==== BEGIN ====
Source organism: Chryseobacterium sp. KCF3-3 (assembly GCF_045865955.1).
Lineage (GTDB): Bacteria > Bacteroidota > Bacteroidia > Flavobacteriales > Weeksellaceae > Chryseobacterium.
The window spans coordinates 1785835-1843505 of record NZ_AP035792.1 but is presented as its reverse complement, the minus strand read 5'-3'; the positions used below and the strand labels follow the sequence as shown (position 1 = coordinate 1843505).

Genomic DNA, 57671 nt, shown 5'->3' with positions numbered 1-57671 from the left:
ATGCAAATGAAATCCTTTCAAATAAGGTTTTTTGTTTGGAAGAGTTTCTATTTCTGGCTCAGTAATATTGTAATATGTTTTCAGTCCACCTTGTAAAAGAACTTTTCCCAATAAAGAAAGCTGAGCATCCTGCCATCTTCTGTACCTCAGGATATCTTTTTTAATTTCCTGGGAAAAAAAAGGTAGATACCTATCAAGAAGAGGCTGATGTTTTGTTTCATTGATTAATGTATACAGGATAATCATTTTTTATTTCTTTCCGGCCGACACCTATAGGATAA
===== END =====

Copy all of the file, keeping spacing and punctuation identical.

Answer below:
Source organism: Chryseobacterium sp. KCF3-3 (assembly GCF_045865955.1).
Lineage (GTDB): Bacteria > Bacteroidota > Bacteroidia > Flavobacteriales > Weeksellaceae > Chryseobacterium.
The window spans coordinates 1785835-1843505 of record NZ_AP035792.1 but is presented as its reverse complement, the minus strand read 5'-3'; the positions used below and the strand labels follow the sequence as shown (position 1 = coordinate 1843505).

Genomic DNA, 57671 nt, shown 5'->3' with positions numbered 1-57671 from the left:
ATGCAAATGAAATCCTTTCAAATAAGGTTTTTTGTTTGGAAGAGTTTCTATTTCTGGCTCAGTAATATTGTAATATGTTTTCAGTCCACCTTGTAAAAGAACTTTTCCCAATAAAGAAAGCTGAGCATCCTGCCATCTTCTGTACCTCAGGATATCTTTTTTAATTTCCTGGGAAAAAAAAGGTAGATACCTATCAAGAAGAGGCTGATGTTTTGTTTCATTGATTAATGTATACAGGATAATCATTTTTTATTTCTTTCCGGCCGACACCTATAGGATAA